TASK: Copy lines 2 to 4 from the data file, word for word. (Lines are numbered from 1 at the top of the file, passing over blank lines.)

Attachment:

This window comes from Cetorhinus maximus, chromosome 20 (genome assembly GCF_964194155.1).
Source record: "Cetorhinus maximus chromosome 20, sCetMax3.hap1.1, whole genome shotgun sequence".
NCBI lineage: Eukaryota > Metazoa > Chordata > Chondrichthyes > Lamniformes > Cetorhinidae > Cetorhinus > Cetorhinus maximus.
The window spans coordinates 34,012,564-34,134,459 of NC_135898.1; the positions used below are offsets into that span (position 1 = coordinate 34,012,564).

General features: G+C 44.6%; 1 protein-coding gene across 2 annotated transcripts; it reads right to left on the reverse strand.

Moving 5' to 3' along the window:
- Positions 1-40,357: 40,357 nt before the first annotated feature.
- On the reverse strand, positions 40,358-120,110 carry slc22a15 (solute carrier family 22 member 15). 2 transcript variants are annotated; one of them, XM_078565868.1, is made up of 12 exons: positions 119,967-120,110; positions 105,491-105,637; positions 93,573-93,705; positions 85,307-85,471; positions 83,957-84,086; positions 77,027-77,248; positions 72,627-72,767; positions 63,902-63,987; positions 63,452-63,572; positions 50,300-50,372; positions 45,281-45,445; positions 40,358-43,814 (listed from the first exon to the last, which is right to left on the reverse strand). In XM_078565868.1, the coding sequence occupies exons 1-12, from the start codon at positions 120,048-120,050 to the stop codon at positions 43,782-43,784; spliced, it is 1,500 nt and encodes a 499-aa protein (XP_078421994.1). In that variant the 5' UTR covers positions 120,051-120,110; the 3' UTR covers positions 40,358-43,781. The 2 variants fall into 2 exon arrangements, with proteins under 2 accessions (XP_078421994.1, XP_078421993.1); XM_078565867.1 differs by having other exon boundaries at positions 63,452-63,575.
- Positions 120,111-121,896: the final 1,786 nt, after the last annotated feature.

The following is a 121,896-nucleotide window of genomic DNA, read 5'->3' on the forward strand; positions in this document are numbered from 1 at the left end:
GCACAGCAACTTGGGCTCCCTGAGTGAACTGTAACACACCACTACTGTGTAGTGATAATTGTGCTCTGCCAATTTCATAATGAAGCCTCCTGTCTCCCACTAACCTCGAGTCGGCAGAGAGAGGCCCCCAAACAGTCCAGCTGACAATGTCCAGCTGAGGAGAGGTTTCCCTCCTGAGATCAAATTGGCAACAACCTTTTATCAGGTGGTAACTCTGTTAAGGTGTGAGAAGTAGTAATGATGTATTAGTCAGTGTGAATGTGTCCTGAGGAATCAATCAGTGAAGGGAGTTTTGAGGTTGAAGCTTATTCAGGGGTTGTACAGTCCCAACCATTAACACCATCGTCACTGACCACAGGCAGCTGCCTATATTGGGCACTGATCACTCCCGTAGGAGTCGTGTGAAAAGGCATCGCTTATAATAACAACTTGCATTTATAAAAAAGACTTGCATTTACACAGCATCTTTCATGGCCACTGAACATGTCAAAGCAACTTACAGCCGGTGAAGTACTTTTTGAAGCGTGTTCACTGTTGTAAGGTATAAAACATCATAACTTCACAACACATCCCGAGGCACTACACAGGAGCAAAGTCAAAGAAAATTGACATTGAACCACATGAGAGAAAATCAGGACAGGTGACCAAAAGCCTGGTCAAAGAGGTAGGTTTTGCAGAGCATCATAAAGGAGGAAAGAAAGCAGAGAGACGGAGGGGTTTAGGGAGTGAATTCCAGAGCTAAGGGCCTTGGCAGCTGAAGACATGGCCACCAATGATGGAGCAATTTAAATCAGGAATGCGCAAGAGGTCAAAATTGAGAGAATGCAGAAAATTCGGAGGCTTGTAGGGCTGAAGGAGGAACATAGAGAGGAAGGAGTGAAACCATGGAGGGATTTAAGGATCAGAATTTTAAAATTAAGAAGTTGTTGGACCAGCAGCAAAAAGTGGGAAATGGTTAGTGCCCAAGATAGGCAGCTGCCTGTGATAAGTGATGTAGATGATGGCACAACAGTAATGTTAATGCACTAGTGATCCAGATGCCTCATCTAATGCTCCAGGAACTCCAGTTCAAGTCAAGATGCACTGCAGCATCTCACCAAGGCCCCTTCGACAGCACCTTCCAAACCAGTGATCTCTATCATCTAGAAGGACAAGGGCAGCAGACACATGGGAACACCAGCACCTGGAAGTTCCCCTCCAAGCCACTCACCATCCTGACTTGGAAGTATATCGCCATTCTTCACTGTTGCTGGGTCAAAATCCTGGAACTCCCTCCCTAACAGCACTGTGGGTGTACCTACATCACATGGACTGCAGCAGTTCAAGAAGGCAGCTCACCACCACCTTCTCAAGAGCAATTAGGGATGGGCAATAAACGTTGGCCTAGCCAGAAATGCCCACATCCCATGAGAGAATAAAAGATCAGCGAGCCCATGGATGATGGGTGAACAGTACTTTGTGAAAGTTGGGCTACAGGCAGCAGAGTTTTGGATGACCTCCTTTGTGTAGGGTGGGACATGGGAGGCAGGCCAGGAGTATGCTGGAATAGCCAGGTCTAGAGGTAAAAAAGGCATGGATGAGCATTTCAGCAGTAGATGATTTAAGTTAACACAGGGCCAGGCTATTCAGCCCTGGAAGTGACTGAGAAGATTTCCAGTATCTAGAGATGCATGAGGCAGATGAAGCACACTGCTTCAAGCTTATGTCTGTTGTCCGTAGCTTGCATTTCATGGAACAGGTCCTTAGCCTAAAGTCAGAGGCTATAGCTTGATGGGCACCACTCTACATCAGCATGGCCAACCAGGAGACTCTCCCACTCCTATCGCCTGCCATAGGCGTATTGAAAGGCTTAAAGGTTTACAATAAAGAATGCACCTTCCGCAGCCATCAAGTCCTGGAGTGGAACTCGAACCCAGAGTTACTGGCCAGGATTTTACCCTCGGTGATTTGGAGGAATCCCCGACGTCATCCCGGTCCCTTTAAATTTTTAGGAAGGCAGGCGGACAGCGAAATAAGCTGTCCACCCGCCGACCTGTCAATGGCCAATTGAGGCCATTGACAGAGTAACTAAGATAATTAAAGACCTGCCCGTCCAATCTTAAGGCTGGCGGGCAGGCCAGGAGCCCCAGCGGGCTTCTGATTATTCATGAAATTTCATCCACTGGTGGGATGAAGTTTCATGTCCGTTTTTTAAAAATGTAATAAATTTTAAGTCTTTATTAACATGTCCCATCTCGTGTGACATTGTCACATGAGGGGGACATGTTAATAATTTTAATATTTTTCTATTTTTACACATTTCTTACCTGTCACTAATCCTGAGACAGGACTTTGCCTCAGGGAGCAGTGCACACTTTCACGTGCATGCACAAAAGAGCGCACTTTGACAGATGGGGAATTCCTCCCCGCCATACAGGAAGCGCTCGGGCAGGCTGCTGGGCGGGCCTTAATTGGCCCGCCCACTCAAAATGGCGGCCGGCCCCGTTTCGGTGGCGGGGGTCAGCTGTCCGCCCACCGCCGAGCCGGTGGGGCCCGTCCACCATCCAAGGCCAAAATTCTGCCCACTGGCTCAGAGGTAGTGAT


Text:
Source record: "Cetorhinus maximus chromosome 20, sCetMax3.hap1.1, whole genome shotgun sequence".
NCBI lineage: Eukaryota > Metazoa > Chordata > Chondrichthyes > Lamniformes > Cetorhinidae > Cetorhinus > Cetorhinus maximus.
The window spans coordinates 34,012,564-34,134,459 of NC_135898.1; the positions used below are offsets into that span (position 1 = coordinate 34,012,564).